Hogg on Harriet Shelley

Thomas Jefferson Hogg.
The Life of Percy Bysshe Shelley.
George Routledge & Sons, London
E.P. Dutton, New York.

Below are descriptions of Harriet Shelley from Hogg's brilliant, witty, sometimes quirky reminiscences of his beloved friend, Percy Bysshe Shelley:

p. 235  Letter of PBS to Hogg [no date, but presumably in 1811] “I am now called to Miss Westbrook; I was too hasty in telling my first unfavourable impression: she is a very clever girl, though rather affected.”

p. 244  Letter of PBS to Hogg, London, 15 August 1811. Shelley has decided to marry Harriet, rather than attempt to practise Free Love:

        I am now returned to London; direct to me as usual, at Graham's. My father is here, wondering, possibly, at my London business. He will be more surprised soon, possibly!
        My unfortunate friend, Harriet, is yet undecided; not with respect to me, but herself. How much, my dear friend, have I to tell you!  In my leisure moments for thought, which since I wrote have been few, I have considered the important point on which you reprobated my hasty decision. The ties of love and honour are doubtless of sufficient strength to bind congenial souls — they are doubtless indissoluble, but by the brutish force of power; they are delicate and satisfactory. Yet the arguments of impracticability, and what is even worse, the disproportionate sacrifice which the female is called upon to make — these arguments, which you have urged in a manner immediately irresistible, I cannot withstand. Not that I suppose it to be likely that I shall directly be called upon to evince my attachment to either theory. I am become a perfect convert to matrimony, not from temporizing, but from your arguments; nor, much as I wish to emulate your virtues and liken myself to you, do I regret the prejudices of anti-matrimonialism from your example or assertion. No. The one argument, which you have urged so often with so much energy: the sacrifice made by the woman, so disproportioned to any which the man can give, — this alone may exculpate me, were it a fault, from uninquiring submission to your superior intellect.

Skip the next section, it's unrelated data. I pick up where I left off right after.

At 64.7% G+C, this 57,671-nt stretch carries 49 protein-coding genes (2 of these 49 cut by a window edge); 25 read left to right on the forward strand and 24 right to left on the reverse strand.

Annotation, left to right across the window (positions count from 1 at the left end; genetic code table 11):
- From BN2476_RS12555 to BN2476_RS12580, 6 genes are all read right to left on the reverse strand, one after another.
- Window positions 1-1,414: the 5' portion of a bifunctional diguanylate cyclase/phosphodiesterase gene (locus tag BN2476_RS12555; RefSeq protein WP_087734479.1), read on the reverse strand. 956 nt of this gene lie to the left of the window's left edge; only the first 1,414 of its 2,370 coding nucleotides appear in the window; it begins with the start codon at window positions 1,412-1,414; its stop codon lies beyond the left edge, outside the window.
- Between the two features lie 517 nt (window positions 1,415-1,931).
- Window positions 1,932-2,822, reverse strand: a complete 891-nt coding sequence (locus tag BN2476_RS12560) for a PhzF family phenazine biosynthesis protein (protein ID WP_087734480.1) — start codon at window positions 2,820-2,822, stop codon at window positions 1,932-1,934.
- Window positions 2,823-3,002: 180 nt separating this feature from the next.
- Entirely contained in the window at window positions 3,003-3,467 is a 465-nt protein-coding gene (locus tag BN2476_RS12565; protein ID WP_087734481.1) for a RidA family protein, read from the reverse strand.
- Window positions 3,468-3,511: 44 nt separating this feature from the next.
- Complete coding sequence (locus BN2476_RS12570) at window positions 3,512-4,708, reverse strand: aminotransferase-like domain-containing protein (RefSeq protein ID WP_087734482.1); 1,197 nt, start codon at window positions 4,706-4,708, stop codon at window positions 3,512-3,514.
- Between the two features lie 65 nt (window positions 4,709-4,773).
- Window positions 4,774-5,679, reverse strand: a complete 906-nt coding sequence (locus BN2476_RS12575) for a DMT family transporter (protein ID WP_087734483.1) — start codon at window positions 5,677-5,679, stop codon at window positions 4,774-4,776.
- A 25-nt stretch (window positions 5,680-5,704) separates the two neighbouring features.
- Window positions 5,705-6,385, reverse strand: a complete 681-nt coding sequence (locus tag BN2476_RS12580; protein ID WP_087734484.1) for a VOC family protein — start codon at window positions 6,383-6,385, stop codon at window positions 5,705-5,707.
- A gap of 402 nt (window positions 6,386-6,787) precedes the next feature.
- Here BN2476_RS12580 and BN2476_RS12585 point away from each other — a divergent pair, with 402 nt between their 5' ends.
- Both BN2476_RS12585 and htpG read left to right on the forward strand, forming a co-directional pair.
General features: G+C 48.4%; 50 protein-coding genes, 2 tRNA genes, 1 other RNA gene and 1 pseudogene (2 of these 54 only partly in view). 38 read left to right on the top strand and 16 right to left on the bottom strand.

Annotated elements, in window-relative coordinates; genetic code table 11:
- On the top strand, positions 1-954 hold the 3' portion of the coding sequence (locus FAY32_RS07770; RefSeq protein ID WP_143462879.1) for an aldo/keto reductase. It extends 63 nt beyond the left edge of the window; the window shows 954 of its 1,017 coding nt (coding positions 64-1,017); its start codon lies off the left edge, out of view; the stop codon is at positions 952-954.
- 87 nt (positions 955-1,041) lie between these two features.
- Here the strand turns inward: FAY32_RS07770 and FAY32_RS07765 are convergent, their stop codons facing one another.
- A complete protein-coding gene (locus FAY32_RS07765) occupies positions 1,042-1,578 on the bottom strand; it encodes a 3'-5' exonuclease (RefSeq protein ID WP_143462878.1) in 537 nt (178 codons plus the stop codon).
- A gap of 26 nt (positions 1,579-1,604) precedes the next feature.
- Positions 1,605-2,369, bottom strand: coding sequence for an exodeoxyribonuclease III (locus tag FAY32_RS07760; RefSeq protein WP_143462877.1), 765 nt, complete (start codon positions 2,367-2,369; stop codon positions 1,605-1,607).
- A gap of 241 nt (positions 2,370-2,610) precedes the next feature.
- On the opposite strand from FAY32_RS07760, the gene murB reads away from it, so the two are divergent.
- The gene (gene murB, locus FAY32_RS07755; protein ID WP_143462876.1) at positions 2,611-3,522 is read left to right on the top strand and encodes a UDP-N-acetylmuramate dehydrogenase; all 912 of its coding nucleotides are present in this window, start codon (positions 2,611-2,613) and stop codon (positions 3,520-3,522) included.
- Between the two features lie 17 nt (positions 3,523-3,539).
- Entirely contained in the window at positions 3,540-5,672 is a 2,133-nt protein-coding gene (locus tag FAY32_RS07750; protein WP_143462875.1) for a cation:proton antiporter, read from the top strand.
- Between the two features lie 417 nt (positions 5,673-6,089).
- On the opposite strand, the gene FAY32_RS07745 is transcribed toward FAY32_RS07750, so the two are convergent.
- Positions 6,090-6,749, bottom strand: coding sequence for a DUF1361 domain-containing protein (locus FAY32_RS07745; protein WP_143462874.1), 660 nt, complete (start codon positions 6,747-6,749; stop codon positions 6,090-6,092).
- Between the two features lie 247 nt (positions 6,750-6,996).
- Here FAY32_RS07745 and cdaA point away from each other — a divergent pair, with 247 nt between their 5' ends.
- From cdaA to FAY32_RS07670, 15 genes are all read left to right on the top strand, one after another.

p. 247  Hogg:

        Shelley's epistles show the progress of his courtship, and that his marriage was not quite so hasty an affair as it is commonly represented to have been. The wooing continued for half a year at least, and this is a long time in the life, in the life of love, of such young persons. [Shelley was 19, Harriet was 16.]  Harriet Westbrook appears to have been dissatisfied with her school, but without any adequate cause, for she was kindly treated and well educated there. It is not impossible that this discontent was prompted and suggested to her, and that she was put up to it, and to much besides, by somebody [presumably Harriet's sister, Eliza], who conducted the whole affair — who had assumed, and steadily persisted in keeping the complete direction of her.

p. 255  Hogg's first sight of Harriet, as he meets the newly wed Shelleys in Edinburgh: